Ooligan Press

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Blog Posts

pile of books with no time to read

According to Michael Shymanski, one of Ooligan's Acquisitions Managers, think of your first page as the reader's initial impression, much like "meeting your friend's spouse for the first time." First impressions can be insignificant, even disastrous, or they can be absolute magic. If the magic is there, an editor will know it immediately.

FAULTLAND's red book cover featuring a map of Portland in the shape of a piano

On March 30, 2021, Ooligan Press launched Suzy Vitello's debut adult novel, Faultland, with a virtual launch party that not only celebrated the book itself, but also it's journey from an idea in Suzy's mind to a beautiful novel that is already gaining wide acclaim. During the launch, Suzy answered questions, did a short reading from the novel, and engaged in an insightful conversation with fellow author and moderator for the evening, Monica Drake.

During discussions about branding strategies with my college peers, it is common to hear about the importance of searching for the value a reader is looking to find when they are browsing through books, and then focusing on producing manuscripts that target these values. This initiative probably works well when producing and marketing most products, but how effective could this strategy be in the book market?

Two upright female hands, one black and one white, holding pinkies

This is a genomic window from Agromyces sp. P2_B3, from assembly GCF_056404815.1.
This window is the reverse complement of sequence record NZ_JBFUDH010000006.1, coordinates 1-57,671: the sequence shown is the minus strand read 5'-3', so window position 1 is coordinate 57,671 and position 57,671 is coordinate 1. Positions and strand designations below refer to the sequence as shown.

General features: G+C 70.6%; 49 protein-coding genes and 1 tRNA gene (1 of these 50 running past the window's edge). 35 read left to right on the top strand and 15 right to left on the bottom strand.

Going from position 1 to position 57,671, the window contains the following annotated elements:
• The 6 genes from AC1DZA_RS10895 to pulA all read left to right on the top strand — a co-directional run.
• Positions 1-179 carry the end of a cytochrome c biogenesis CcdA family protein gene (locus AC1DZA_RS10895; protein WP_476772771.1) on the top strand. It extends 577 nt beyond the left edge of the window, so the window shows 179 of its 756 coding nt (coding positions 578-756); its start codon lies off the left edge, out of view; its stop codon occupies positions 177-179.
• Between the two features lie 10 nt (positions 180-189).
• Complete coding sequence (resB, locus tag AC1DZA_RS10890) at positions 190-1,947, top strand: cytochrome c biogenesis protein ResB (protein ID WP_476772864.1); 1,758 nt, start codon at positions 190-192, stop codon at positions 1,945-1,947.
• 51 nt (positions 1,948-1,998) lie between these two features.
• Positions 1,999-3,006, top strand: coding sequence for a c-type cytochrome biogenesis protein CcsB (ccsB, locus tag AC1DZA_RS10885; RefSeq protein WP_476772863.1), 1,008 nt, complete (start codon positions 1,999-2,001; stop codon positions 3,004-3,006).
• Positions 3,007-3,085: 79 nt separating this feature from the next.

Numerous scholars have dedicated their careers to understanding why it is that people need to see themselves represented in stories, so a format like this one could never adequately address (or even summarize) the complexities of the problem at hand. But these complexities shouldn't deter us from the conversation, so I want to offer an explanation for one aspect of this problem in the hope that it will help equip anyone in a position to address issues of equity with a cogent reason why we should be actively providing more representation in publishing. This reason is symbolic annihilation.

From Knowledge to Power book cover

The aim for our social media promotion is to convey the book's positive message towards advocacy, while also highlighting national environmental dates to create climate change awareness.

stack of papers tied with black ribbon

If you're looking for a fun way to get your manuscript out in the world, check out #PitMad, a Twitter event put on by the organizers of Pitch Wars.